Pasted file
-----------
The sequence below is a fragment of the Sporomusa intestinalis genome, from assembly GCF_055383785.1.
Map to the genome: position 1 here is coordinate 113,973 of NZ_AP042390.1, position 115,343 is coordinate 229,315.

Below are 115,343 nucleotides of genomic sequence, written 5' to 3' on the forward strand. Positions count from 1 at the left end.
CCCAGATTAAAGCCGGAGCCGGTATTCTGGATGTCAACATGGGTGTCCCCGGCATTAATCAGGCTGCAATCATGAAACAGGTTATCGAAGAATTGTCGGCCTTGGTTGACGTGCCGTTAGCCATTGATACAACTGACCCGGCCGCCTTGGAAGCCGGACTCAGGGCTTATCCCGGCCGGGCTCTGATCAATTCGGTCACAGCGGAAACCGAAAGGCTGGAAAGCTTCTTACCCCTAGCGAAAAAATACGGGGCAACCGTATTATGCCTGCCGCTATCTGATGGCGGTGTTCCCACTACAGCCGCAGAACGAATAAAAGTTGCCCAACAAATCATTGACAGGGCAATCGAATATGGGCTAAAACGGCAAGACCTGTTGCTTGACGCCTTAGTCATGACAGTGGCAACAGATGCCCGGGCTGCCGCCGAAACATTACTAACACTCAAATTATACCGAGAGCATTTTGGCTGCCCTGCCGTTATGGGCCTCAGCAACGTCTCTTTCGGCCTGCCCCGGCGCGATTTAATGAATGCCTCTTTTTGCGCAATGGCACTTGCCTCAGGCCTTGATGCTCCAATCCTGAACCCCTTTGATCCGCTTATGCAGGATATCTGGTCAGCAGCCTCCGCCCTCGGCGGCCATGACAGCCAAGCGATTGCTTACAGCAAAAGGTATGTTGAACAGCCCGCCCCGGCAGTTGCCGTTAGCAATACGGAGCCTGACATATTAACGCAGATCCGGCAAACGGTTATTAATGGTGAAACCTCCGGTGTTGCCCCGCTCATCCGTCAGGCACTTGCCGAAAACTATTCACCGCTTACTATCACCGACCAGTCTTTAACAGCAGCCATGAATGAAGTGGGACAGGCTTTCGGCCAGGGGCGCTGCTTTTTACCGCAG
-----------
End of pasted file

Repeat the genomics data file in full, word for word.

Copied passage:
The sequence below is a fragment of the Sporomusa intestinalis genome, from assembly GCF_055383785.1.
Map to the genome: position 1 here is coordinate 113,973 of NZ_AP042390.1, position 115,343 is coordinate 229,315.

Below are 115,343 nucleotides of genomic sequence, written 5' to 3' on the forward strand. Positions count from 1 at the left end.
CCCAGATTAAAGCCGGAGCCGGTATTCTGGATGTCAACATGGGTGTCCCCGGCATTAATCAGGCTGCAATCATGAAACAGGTTATCGAAGAATTGTCGGCCTTGGTTGACGTGCCGTTAGCCATTGATACAACTGACCCGGCCGCCTTGGAAGCCGGACTCAGGGCTTATCCCGGCCGGGCTCTGATCAATTCGGTCACAGCGGAAACCGAAAGGCTGGAAAGCTTCTTACCCCTAGCGAAAAAATACGGGGCAACCGTATTATGCCTGCCGCTATCTGATGGCGGTGTTCCCACTACAGCCGCAGAACGAATAAAAGTTGCCCAACAAATCATTGACAGGGCAATCGAATATGGGCTAAAACGGCAAGACCTGTTGCTTGACGCCTTAGTCATGACAGTGGCAACAGATGCCCGGGCTGCCGCCGAAACATTACTAACACTCAAATTATACCGAGAGCATTTTGGCTGCCCTGCCGTTATGGGCCTCAGCAACGTCTCTTTCGGCCTGCCCCGGCGCGATTTAATGAATGCCTCTTTTTGCGCAATGGCACTTGCCTCAGGCCTTGATGCTCCAATCCTGAACCCCTTTGATCCGCTTATGCAGGATATCTGGTCAGCAGCCTCCGCCCTCGGCGGCCATGACAGCCAAGCGATTGCTTACAGCAAAAGGTATGTTGAACAGCCCGCCCCGGCAGTTGCCGTTAGCAATACGGAGCCTGACATATTAACGCAGATCCGGCAAACGGTTATTAATGGTGAAACCTCCGGTGTTGCCCCGCTCATCCGTCAGGCACTTGCCGAAAACTATTCACCGCTTACTATCACCGACCAGTCTTTAACAGCAGCCATGAATGAAGTGGGACAGGCTTTCGGCCAGGGGCGCTGCTTTTTACCGCAG